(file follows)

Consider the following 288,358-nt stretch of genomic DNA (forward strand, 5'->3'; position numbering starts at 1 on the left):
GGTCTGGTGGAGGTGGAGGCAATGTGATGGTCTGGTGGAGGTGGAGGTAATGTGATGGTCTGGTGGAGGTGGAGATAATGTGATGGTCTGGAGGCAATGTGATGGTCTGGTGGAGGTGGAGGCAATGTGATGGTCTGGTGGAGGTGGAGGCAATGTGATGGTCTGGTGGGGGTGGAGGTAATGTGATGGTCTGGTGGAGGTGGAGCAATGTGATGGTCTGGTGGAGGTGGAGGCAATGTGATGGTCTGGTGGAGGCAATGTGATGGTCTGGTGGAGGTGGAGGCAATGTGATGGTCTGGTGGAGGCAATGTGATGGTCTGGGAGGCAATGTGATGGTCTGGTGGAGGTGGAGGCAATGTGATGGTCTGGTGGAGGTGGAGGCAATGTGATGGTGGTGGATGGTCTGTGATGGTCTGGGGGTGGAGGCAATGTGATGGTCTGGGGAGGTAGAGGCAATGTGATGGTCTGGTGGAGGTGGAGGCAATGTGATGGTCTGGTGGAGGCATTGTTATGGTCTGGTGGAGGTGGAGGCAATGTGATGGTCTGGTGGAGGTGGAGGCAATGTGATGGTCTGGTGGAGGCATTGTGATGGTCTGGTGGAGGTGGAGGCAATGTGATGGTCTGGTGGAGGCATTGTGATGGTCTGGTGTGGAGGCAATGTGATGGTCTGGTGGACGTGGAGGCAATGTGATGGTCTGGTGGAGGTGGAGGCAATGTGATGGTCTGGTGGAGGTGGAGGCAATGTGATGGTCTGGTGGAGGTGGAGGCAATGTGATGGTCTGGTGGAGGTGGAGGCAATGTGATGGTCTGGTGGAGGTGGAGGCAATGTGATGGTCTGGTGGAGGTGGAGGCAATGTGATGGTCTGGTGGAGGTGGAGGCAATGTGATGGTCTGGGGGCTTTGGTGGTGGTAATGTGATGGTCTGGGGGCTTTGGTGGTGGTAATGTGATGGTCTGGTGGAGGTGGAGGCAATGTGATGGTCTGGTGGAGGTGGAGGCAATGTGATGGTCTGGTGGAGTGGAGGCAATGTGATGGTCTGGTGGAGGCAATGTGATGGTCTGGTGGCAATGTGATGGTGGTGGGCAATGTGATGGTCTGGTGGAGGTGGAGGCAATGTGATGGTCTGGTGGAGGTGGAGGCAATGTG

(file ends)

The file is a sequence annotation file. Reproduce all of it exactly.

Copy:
Consider the following 288,358-nt stretch of genomic DNA (forward strand, 5'->3'; position numbering starts at 1 on the left):
GGTCTGGTGGAGGTGGAGGCAATGTGATGGTCTGGTGGAGGTGGAGGTAATGTGATGGTCTGGTGGAGGTGGAGATAATGTGATGGTCTGGAGGCAATGTGATGGTCTGGTGGAGGTGGAGGCAATGTGATGGTCTGGTGGAGGTGGAGGCAATGTGATGGTCTGGTGGGGGTGGAGGTAATGTGATGGTCTGGTGGAGGTGGAGCAATGTGATGGTCTGGTGGAGGTGGAGGCAATGTGATGGTCTGGTGGAGGCAATGTGATGGTCTGGTGGAGGTGGAGGCAATGTGATGGTCTGGTGGAGGCAATGTGATGGTCTGGGAGGCAATGTGATGGTCTGGTGGAGGTGGAGGCAATGTGATGGTCTGGTGGAGGTGGAGGCAATGTGATGGTGGTGGATGGTCTGTGATGGTCTGGGGGTGGAGGCAATGTGATGGTCTGGGGAGGTAGAGGCAATGTGATGGTCTGGTGGAGGTGGAGGCAATGTGATGGTCTGGTGGAGGCATTGTTATGGTCTGGTGGAGGTGGAGGCAATGTGATGGTCTGGTGGAGGTGGAGGCAATGTGATGGTCTGGTGGAGGCATTGTGATGGTCTGGTGGAGGTGGAGGCAATGTGATGGTCTGGTGGAGGCATTGTGATGGTCTGGTGTGGAGGCAATGTGATGGTCTGGTGGACGTGGAGGCAATGTGATGGTCTGGTGGAGGTGGAGGCAATGTGATGGTCTGGTGGAGGTGGAGGCAATGTGATGGTCTGGTGGAGGTGGAGGCAATGTGATGGTCTGGTGGAGGTGGAGGCAATGTGATGGTCTGGTGGAGGTGGAGGCAATGTGATGGTCTGGTGGAGGTGGAGGCAATGTGATGGTCTGGTGGAGGTGGAGGCAATGTGATGGTCTGGGGGCTTTGGTGGTGGTAATGTGATGGTCTGGGGGCTTTGGTGGTGGTAATGTGATGGTCTGGTGGAGGTGGAGGCAATGTGATGGTCTGGTGGAGGTGGAGGCAATGTGATGGTCTGGTGGAGTGGAGGCAATGTGATGGTCTGGTGGAGGCAATGTGATGGTCTGGTGGCAATGTGATGGTGGTGGGCAATGTGATGGTCTGGTGGAGGTGGAGGCAATGTGATGGTCTGGTGGAGGTGGAGGCAATGTG